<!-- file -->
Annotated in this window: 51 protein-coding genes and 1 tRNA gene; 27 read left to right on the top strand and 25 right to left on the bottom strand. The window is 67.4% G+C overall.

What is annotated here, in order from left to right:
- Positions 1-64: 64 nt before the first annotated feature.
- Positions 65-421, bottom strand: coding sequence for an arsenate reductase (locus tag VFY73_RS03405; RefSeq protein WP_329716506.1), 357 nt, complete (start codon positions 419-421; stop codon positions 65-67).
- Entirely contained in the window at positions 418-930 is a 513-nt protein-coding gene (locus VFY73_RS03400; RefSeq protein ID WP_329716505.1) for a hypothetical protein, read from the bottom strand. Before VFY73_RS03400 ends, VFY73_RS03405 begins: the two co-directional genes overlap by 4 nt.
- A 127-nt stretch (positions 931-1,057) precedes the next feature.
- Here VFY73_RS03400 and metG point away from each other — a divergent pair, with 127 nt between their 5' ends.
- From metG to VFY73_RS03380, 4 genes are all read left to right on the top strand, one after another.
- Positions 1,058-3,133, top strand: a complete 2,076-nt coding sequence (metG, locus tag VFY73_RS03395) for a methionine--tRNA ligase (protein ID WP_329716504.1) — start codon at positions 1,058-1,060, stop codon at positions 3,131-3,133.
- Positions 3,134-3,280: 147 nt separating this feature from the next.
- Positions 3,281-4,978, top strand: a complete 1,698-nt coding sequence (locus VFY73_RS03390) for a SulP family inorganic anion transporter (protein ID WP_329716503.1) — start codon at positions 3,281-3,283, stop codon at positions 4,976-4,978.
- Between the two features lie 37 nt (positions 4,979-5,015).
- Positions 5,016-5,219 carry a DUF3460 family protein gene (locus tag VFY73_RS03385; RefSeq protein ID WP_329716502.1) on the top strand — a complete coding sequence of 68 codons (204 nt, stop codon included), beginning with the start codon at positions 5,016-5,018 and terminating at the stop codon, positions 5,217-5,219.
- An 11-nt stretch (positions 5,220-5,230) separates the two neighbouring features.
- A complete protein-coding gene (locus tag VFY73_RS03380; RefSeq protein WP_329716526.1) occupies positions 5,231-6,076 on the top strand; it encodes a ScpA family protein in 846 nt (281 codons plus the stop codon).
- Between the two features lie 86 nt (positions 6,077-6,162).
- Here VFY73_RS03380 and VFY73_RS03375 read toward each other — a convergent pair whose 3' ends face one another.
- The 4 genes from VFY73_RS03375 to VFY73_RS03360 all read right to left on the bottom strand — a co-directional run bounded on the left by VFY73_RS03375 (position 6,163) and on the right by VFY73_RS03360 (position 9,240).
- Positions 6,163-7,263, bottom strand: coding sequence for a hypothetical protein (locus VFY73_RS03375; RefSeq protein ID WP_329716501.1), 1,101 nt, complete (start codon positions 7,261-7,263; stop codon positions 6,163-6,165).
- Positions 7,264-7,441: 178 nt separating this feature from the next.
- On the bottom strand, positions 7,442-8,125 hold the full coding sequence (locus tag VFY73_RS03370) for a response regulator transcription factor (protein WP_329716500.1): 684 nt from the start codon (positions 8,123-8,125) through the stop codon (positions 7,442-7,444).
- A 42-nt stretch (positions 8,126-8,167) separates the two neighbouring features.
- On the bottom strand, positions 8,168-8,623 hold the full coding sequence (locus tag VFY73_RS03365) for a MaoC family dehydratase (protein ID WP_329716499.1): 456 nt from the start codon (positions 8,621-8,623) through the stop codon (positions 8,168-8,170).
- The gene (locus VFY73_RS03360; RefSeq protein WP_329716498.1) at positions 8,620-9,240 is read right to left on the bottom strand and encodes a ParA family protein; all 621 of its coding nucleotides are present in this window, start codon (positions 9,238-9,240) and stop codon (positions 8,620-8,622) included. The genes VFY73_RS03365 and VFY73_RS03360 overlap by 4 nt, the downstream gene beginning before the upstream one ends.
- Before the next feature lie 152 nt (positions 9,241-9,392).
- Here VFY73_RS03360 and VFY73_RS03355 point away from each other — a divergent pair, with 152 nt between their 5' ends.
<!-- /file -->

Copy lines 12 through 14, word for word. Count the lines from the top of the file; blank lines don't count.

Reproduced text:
- Between the two features lie 37 nt (positions 4,979-5,015).
- Positions 5,016-5,219 carry a DUF3460 family protein gene (locus tag VFY73_RS03385; RefSeq protein ID WP_329716502.1) on the top strand — a complete coding sequence of 68 codons (204 nt, stop codon included), beginning with the start codon at positions 5,016-5,018 and terminating at the stop codon, positions 5,217-5,219.
- An 11-nt stretch (positions 5,220-5,230) separates the two neighbouring features.